I want to draw readers’ attention to a few recent papers of interest.
First, John F. Coyle, Assistant Professor of Law at the University of North Carolina School of Law, has published Friendship Treaties ≠ Judgments Treaties, 112 Mich. L. Rev. First Impressions 49 (2013). From the introduction:
It is hornbook law that the United States is not currently a party to any treaty governing the enforcement of foreign judgments. At least, it was hornbook law until 1993. In that year, the U.S. Court of Appeals for the Eleventh Circuit adopted a novel interpretation of a provision in a bilateral treaty of friendship, commerce, and navigation (“FCN treaty”) between the United States and Greece that transformed the treaty into a de facto judgments treaty. Two years later, in 1995, the Third Circuit adopted the same interpretation of an identical clause in the United States-Korea FCN treaty. Each of these courts subsequently reaffirmed its respective interpretation of the provision in question, the Eleventh Circuit in 2006 and the Third Circuit in 2011.
In theory, these decisions could usher in a new era of judgments-recognition law in the United States. Indeed, a number of scholars have cited these decisions to argue that the United States is a party to a handful of treaties relating to the enforcement of foreign judgments. In practice, however, this new era is unlikely to dawn for one simple reason: the treaty interpretations adopted by the Third and Eleventh Circuits are objectively incorrect.
This brief Essay explains how and why the Third and Eleventh Circuits went astray. It first discusses the general goal of the treaty provision at issue. It then explains how the Third and Eleventh Circuits have interpreted this provision. Finally, this Essay shows why this interpretation is irreconcilable with the text of the treaties.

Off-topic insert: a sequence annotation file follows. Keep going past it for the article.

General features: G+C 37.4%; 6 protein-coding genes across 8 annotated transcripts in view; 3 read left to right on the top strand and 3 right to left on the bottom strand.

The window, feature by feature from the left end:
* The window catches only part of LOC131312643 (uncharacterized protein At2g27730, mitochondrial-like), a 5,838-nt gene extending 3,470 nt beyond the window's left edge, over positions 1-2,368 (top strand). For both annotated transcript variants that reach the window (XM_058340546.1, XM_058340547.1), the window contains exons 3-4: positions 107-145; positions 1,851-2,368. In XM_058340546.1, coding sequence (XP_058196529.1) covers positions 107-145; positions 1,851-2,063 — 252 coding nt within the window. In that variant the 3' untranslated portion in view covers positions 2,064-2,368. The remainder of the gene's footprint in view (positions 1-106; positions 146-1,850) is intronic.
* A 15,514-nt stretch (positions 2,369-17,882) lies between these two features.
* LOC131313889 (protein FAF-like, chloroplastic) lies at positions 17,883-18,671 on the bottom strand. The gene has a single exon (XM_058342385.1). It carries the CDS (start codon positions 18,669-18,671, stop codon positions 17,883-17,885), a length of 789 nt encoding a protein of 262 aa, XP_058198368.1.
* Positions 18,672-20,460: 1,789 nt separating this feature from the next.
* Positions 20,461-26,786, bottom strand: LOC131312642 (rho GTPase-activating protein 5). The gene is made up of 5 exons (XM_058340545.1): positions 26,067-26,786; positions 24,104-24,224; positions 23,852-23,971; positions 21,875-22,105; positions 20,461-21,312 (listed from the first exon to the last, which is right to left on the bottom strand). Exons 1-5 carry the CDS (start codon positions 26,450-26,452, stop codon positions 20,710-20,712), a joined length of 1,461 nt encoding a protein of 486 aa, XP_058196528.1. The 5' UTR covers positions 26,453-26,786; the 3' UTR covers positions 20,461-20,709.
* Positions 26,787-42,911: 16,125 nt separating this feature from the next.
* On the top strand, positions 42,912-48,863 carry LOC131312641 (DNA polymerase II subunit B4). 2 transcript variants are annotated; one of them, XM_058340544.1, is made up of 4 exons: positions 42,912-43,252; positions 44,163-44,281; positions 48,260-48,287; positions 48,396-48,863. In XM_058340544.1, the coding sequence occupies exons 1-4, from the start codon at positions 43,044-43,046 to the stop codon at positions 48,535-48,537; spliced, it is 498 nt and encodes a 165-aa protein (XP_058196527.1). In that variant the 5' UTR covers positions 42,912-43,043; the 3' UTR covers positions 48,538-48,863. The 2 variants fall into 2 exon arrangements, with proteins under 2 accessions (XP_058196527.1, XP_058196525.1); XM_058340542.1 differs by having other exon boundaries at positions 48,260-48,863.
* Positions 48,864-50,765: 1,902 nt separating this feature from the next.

Second, Nancy Hollander and Walker Boyd have published Obtaining Evidence in the United States for Use by The Defense in a Foreign Criminal Proceeding in the November 2013 issue of The Champion, published by the National Association of Criminal Defense Lawyers. The article is a good overview of § 1782 practice, and it’s good to see increased attention to the statute among the criminal bar.
Third, Jordi de la Torre has published The Hague Choice of Court Convention and Federal Power Over State Courts, 45 Geo. J. Int’l L. 219 (2013). Here is the abstract:
This Note addresses some of the constitutional issues that would arise if Congress enacted a statute to implement the Hague Choice of Court Convention. Congress could take such action under its Commerce Power or under its power to implement treaties [ed. well, we’ll see about that last bit …]. Because such a statute would regulate the procedures used by state courts adjudicating state law cases, it raises specific federalism concerns. This Note addresses those concerns and concludes that none of them is a bar to congressional action. State court procedures are not shielded from federal regulation. Even if Congress could not regulate state court procedures directly, however, it could federalize substantive law and then impose its choice of procedures as “part and parcel” of the newly created federal rights or as a necessary measure for its effective vindication.
All three are worth a read!
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